Subscription businesses have been around for ages: think newspapers, library memberships, cable TV, even the milk bottles that used to arrive at your doorstep. Yet suddenly, they are in the news again and reportedly growing at 18% CAGR, nearly 300% between 2012 and 2018. What explains this boom?
A major reason is that the world is changing and with it, consumer behavior: what we buy, where we shop, how we choose and how we pay. Here are 4 interesting trends in consumer behavior that are fueling the growth of subscription businesses.
#1 Convenience in a time of plenty
The customers of today have choices in every aspect of life, from what kind of toilet paper to buy to where to listen to the best podcasts. But such a world can also be very noisy (and not just literally).
Brands are vying for customer attention everywhere: following them online with targeted ads, pushing notifications into their smartphones and beckoning to them from supermarket aisles. All this can result in a paralyzing situation of decision fatigue. How many of us, after all, want to decide what brand of shaving cream or diapers or dog food to buy every single month?
For customers fatigued by decision making, the biggest attraction of subscription businesses is how simple they make the purchase decision process. When buying a subscription product, a customer needs to go through the early stages of decision making (discovery, awareness, intent) only once. After they set up payment (also easy and one-time), the product or service will be delivered to them at regular intervals with no additional effort.
#2 New experiences, delivered regularly
Surprise is the most powerful marketing tool, digital strategy veteran Scott Redick wrote in HBR back in 2013. “Surprise is like crack for your brain,” he said, “Studies have shown that people are designed to crave the unexpected.” A number of subscription businesses have certainly taken this to heart and the success of their models proves that there is definitely something here.
With data and technology making much of our everyday lives predictable (someone’s availability, the traffic situation, weather conditions), brands have a tremendous opportunity to capture their customers’ attention by surprising and delighting them with new products and experiences. Take, for instance, Sephora’s Play! beauty box that sends you six full-size samples from their top brands. More examples include Hygge Box (sends a box of ‘coziness and happiness’) and KiwiCo (delivers a new STEM/Art activity box for your child) every month.
In this regard, subscription businesses have a definite advantage over traditional models. While traditional businesses get one chance to retain their customers, subscription businesses get multiple chances, practically every month.
#3 Personalization and curation for the win
As recently as twenty years ago, businesses had products they wanted to sell and they looked at customers as ‘market segments’ who would purchase these. But today, the nuances of customer preferences influence a number of brand decisions including product features, packaging, brand experience and advertising.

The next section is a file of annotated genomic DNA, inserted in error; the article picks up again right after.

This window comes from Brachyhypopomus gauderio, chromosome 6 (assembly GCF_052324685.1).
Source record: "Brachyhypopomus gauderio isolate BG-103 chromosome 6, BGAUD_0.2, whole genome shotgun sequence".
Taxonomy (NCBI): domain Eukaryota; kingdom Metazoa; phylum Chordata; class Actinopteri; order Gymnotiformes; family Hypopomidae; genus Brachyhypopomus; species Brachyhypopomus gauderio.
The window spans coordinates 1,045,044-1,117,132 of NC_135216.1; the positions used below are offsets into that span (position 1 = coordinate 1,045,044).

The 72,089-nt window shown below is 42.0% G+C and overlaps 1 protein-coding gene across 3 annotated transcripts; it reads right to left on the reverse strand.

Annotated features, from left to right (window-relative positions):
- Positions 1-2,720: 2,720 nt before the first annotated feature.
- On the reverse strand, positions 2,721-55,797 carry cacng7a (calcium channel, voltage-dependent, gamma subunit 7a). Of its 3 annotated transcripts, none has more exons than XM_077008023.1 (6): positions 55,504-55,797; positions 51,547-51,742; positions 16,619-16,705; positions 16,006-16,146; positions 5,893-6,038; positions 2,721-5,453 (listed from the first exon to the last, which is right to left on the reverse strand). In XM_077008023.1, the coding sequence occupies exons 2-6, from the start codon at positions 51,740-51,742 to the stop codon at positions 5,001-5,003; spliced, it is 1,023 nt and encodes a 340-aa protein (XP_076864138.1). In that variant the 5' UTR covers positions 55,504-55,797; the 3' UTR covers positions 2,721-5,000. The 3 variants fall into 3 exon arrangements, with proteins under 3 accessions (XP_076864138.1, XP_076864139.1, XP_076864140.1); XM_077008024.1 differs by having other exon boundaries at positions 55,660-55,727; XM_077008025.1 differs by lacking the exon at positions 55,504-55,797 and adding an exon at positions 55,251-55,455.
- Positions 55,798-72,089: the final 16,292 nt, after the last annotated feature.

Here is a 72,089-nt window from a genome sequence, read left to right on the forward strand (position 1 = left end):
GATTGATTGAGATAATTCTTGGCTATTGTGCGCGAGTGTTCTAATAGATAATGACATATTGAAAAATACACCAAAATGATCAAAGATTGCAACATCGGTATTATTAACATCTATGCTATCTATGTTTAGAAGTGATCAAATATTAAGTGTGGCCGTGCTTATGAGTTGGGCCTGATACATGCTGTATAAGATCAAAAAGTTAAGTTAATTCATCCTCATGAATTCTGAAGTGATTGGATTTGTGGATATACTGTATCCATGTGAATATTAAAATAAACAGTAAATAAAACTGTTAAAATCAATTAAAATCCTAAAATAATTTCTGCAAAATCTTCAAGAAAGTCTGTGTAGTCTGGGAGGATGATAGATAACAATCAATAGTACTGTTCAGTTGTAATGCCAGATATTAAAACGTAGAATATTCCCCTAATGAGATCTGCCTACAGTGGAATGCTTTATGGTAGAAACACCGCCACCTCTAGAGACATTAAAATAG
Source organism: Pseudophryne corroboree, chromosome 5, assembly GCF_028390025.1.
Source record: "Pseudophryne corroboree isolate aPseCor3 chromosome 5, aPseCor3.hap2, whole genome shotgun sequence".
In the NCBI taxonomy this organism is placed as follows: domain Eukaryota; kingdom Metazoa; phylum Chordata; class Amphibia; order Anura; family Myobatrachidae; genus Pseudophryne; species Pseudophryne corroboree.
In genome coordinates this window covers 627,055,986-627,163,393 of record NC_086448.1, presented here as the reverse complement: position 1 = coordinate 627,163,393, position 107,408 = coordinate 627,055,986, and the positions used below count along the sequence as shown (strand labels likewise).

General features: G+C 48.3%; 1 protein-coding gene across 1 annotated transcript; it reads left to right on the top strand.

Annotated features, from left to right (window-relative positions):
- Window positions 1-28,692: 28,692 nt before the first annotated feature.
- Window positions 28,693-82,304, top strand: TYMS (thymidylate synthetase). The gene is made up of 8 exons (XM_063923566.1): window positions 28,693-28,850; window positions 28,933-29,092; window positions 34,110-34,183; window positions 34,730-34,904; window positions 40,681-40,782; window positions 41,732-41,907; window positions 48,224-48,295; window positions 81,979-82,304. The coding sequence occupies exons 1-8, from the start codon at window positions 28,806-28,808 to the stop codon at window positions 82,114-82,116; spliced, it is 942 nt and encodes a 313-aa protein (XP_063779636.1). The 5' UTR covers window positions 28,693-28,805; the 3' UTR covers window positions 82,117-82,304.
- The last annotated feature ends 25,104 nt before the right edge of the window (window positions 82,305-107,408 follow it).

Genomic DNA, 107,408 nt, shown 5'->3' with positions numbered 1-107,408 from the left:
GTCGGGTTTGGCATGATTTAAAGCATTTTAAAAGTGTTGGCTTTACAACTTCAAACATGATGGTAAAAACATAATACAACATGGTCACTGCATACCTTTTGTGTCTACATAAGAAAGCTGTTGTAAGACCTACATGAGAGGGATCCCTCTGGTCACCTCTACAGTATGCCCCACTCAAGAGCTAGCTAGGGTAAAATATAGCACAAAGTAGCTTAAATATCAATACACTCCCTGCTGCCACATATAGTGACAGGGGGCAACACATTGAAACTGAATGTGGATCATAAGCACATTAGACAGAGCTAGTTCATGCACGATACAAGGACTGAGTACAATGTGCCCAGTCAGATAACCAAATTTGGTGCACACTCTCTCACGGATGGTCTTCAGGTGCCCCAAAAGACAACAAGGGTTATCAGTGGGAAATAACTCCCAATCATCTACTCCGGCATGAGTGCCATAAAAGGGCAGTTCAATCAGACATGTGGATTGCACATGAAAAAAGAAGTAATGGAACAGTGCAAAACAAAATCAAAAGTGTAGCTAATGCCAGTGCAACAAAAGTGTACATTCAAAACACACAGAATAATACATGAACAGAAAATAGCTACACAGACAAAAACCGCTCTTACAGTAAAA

Customers seek and often pay a premium for personalization and curated experiences. According to the 2018 ‘The State of the Subscription Economy’ report by McKinsey, 55% of all subscriptions are curation-based and 28% of subscribers say that the most important reason for continuing their subscriptions is a great personalized experience.
Through advanced analytics and AI, subscription businesses make effective use of their customer data to customize and curate their offerings. Since customer lifetime is typically higher for subscription businesses, the companies are able to learn more about their customers and design better experiences for them.
#4 The rise of the Rental Economy
The previous generation was raised to save money and invest it for the future, but millenials are different. On one side are the cash-strapped millenials who resort to renting simply because they cannot afford to own. But there’s another growing section who think and act differently, with catchphrases like YOLO defining their attitude to life.
“They don’t necessarily want to commit, but they have disposable income and they want nice brands and want nice furniture and they appreciate good design.” Neela Montgomery, CEO of Crate & Barrel
These millenials prefer to live in the now and not worry about the future. With this comes their aversion to ownership. From where they live (Stoop) and how they commute (Uber, Lyft) to the furniture and appliances they use (Fernish, Joymode) and what they wear (Le Tote, Rent the Runway, Tulerie), millenials have the option to design their entire lifestyle around rentals. This bodes well for subscription businesses who tap this segment by offering these products/services for a recurring fee.